• Corpus ID: 190374730

H. P. Lovecraft: Against the World, Against Life

  title={H. P. Lovecraft: Against the World, Against Life},
  author={Michel Houellebecq and Dorna Khazeni and Stephen King},
In this prescient work, Michel Houellebecq focuses his considerable analytical skills on H. P. Lovecraft, the seminal, enigmatic horror writer of the early 20th century. Houellebecq's insights into the craft of writing illuminate both Lovecraft and Houellebecq's own work. The two are kindred spirits, sharing a uniquely dark worldview. But even as he outlines Lovecraft's rejection of this loathsome world, it is Houellebecq's adulation for the author that drives this work and makes it a love song… 
Lovecraft through Deleuzio-Guattarian Gates
This essay picks up on Deleuze and Guattari's brief invocation of the work of H.P. Lovecraft. Deleuze and Guattari's project to develop a philosophy of sorcery as a mode of thought that gestures
Weird Investigations and Nativist Semiotics in H. P. Lovecraft and Dashiell Hammett
This article argues that Dashiell Hammett’s least-known novel, The Dain Curse, which is often read as a metacritique of the detective form, actually operates as a hard-boiled critique of the
“A Certain Resemblance”: Abject Hybridity in H. P. Lovecraft’s Short Fiction
In this chapter I examine the manner in which H. P. Lovecraft depicts the African subcontinent and its peoples in two of his short stories: “Facts Concerning the Late Arthur Jermyn and His Family”
“Indifference Would Be Such a Relief”: Race and Weird Geography in Victor LaValle and Matt Ruff’s Dialogues with H. P. Lovecraft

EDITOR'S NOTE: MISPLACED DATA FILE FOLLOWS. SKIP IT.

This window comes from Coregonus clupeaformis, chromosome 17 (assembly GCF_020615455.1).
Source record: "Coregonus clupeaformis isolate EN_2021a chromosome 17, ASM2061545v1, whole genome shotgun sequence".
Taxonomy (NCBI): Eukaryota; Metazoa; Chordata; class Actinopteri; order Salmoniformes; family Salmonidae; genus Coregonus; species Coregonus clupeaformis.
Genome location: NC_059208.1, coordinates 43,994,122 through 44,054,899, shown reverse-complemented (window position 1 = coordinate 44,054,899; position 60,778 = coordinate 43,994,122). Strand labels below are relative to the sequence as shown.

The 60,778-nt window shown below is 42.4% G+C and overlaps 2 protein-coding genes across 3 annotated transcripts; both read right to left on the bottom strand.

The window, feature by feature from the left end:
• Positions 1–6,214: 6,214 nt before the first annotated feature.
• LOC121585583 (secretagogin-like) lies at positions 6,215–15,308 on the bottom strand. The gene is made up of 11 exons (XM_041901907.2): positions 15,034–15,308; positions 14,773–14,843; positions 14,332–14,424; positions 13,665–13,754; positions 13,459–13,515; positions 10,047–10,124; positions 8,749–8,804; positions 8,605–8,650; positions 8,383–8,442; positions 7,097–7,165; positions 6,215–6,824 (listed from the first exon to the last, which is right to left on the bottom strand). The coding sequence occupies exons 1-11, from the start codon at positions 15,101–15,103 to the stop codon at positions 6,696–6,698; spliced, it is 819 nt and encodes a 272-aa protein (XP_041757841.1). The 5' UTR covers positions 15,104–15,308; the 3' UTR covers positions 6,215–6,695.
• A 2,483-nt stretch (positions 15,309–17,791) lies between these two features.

• J. Kneale
  • Art
    Spaces and Fictions of the Weird and the Fantastic
  • 2019
James Kneale examines a subject that has become increasingly central to critical work on the weird: H. P. Lovecraft’s explicit racism. In recent years a number of Lovecraftian stories have entered
Deadly light: Machen, Lovecraft, and evolutionary theory
This thesis explores the relationship between evolutionary theory and the weird tale in the late nineteenth and early twentieth centuries. Through readings of works by two of the writers most closely
The Statement that is Randolph Carter: Growth in a Nihilistic Universe
The purpose of this essay is to give a nuanced and problematized view of the notion that the literary universe of H.P. Lovecraft is purely nihilistic, in the most basic sense of the word, and instead
Introduction: Old and New Weird
The introduction to this special issue proposes a three-stage periodization for the development of weird fiction, the unstable hybrid of horror, science fiction, and fantasy most often associated
Introduction: Establishing the Place of Class in US Gothic and Horror Fiction
This introductory chapter explores the integral role that class played in the establishment of a definably US popular Gothic literature. While public rhetoric often held that the United States was a
Neocosmicism: God and the Void
Through the use of selected works by Philip K. Dick, Robert Heinlein, Frank Herbert and H.P. Lovecraft, this thesis explores the question of what it means to be human in the universe when occidental
Selves and Spaces in Science Fiction
This thesis proposes a critical framework by which science fiction can be read as an indicator of significant trends and debates in science and culture. It takes as its starting point Brian Aldiss's